Over the course of six weeks from 17 November 1989, the Velvet Revolution brought to an end four decades of Communist rule in Czechoslovakia. The protests were led by dissident playwright, Václav Havel, bringing the arts to the forefront of the revolution. Since the Czechoslovak coup d’état of 1948, artists in the country had been forced to submit to the restrictions of Soviet Socialist Realism. Dissent grew in the 1980s with the formation of underground artists groups such as Tvrdohlavi (The Stubborn Ones). Czech artists including Jirí David, František Skála, Petr Nikl and Jaroslav Róna were unified not by an artistic style but rather by a desire to free art from the demands to conform. Tvrdohlavi disbanded in 1991 as its members embraced their new-found freedom to develop distinct artistic voices.
Jirí David’s first post-revolutionary work was a series of more than one hundred photographs, produced between 1991 and 1995 across the Czech Republic, Poland, Germany, Austria, France and the USA. Entitled Skryté podoby (Hidden Image), these portraits employed an early 20th-century photographic method by mirroring each side of the face to produce two portraits: one right-sided and one left-sided. This double-portrait discombobulates by appearing to show two different personalities living in a single person.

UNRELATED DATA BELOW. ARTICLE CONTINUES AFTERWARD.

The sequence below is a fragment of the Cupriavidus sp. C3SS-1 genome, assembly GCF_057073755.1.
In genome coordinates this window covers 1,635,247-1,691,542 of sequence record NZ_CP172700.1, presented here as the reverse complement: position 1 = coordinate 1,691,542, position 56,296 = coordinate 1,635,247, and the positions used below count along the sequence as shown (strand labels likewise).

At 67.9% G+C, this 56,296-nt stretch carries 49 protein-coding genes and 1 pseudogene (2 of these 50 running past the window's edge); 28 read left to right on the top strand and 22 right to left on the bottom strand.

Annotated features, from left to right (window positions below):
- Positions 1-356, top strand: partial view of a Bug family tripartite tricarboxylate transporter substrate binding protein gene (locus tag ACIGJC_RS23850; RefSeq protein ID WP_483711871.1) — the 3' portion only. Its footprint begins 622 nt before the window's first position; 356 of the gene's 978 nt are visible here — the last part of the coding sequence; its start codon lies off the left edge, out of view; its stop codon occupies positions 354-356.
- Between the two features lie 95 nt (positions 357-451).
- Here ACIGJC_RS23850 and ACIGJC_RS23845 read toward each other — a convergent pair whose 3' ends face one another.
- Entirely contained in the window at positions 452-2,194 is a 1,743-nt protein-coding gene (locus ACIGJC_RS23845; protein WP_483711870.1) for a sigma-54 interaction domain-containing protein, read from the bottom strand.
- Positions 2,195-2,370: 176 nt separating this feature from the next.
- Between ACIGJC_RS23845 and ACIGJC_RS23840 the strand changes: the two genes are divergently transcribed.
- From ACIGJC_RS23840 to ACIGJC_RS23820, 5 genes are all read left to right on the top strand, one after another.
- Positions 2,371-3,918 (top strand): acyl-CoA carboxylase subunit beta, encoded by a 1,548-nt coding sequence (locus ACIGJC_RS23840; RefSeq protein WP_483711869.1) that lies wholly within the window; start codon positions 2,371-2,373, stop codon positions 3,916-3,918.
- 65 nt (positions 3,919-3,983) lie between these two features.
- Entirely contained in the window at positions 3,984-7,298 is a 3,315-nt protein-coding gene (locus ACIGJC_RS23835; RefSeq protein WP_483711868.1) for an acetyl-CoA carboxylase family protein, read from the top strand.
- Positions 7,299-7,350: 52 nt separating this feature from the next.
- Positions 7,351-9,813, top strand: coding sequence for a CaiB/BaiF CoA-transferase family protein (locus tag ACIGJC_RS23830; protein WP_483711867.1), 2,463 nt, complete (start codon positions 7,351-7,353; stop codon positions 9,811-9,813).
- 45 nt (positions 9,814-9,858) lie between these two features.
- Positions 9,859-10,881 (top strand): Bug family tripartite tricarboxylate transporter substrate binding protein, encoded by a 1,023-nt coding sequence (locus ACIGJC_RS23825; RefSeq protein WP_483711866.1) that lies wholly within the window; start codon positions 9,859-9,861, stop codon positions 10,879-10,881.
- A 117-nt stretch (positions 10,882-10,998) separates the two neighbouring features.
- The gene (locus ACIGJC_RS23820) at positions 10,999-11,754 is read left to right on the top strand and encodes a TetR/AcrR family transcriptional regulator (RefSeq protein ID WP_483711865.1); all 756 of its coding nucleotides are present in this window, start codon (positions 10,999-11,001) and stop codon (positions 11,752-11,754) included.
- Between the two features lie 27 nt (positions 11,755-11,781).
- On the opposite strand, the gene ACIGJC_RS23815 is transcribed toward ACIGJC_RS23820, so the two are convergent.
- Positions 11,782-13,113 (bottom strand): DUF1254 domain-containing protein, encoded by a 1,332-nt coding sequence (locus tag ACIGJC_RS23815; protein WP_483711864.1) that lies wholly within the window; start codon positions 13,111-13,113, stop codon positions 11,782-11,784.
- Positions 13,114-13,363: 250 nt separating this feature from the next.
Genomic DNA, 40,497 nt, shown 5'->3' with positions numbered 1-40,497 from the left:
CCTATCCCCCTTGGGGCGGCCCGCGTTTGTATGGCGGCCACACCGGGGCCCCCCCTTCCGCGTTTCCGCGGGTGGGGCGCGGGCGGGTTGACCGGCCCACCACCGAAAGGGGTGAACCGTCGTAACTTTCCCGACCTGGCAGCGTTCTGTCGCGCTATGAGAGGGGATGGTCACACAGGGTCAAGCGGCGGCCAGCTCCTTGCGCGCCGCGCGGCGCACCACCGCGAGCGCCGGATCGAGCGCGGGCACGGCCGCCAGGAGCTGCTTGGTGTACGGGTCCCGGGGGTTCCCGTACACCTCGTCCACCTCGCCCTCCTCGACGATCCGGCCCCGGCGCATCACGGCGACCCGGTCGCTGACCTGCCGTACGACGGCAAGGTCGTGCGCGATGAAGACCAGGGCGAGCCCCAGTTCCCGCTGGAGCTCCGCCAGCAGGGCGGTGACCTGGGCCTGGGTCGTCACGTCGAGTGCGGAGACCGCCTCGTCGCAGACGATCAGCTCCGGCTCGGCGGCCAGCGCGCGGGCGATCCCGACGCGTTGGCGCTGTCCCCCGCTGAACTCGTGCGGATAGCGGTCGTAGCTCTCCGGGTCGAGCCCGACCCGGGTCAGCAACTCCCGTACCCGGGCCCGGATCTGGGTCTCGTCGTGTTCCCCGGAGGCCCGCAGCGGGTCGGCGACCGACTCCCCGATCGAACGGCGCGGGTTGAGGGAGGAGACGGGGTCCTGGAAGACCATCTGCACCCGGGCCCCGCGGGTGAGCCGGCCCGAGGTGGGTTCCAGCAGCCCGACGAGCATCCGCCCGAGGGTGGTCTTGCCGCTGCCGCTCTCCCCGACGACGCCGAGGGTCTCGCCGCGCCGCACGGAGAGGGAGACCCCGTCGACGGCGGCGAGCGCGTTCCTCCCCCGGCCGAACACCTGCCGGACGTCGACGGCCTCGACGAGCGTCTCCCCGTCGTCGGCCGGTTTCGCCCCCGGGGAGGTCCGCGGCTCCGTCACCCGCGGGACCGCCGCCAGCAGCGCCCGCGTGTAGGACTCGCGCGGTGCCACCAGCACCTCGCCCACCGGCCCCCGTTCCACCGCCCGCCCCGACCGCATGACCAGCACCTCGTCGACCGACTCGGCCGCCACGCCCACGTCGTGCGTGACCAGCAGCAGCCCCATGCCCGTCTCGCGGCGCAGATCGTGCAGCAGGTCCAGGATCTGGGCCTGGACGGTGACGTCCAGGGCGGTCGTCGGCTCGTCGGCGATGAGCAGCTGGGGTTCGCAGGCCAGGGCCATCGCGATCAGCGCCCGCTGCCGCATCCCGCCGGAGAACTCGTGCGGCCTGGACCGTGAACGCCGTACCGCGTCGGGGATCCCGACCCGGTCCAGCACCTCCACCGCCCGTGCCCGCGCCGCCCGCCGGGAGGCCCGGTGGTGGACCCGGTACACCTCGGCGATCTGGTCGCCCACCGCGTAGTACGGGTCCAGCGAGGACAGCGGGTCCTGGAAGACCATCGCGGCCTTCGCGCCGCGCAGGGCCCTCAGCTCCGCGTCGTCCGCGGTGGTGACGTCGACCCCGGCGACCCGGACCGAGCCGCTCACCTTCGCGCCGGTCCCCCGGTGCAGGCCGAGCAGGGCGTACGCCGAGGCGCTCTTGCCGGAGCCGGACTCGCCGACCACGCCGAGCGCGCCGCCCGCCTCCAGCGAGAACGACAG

The series reflected Czechoslovakia’s struggle to reclaim its national identity after the trauma of dictatorship, as well as the personal experiences of the artist who stated: ‘I don’t know what I am; I don’t know what I mean … I am my own foreigner … I lost all coherent identity.’
Image: Jiří David, Václav Havel and Marilyn Monroe from the series Skryté podoby (Hidden Image), 1991–1995 © Jiří David. Courtesy of the artist.
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